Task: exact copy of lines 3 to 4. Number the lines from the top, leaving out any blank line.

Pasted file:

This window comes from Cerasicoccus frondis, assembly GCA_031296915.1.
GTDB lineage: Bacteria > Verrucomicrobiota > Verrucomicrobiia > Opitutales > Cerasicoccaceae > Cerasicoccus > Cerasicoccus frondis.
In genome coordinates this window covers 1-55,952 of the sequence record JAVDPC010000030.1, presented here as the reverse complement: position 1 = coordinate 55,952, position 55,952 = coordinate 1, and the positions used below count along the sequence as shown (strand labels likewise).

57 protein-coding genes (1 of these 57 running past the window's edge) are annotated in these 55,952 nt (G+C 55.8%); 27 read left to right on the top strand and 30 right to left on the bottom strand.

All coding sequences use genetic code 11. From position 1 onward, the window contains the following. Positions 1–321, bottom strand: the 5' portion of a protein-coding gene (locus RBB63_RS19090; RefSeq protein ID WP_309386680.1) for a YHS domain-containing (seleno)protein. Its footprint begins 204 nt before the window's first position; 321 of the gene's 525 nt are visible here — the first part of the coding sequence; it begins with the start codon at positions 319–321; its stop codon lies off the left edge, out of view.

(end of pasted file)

In genome coordinates this window covers 1-55,952 of the sequence record JAVDPC010000030.1, presented here as the reverse complement: position 1 = coordinate 55,952, position 55,952 = coordinate 1, and the positions used below count along the sequence as shown (strand labels likewise).

57 protein-coding genes (1 of these 57 running past the window's edge) are annotated in these 55,952 nt (G+C 55.8%); 27 read left to right on the top strand and 30 right to left on the bottom strand.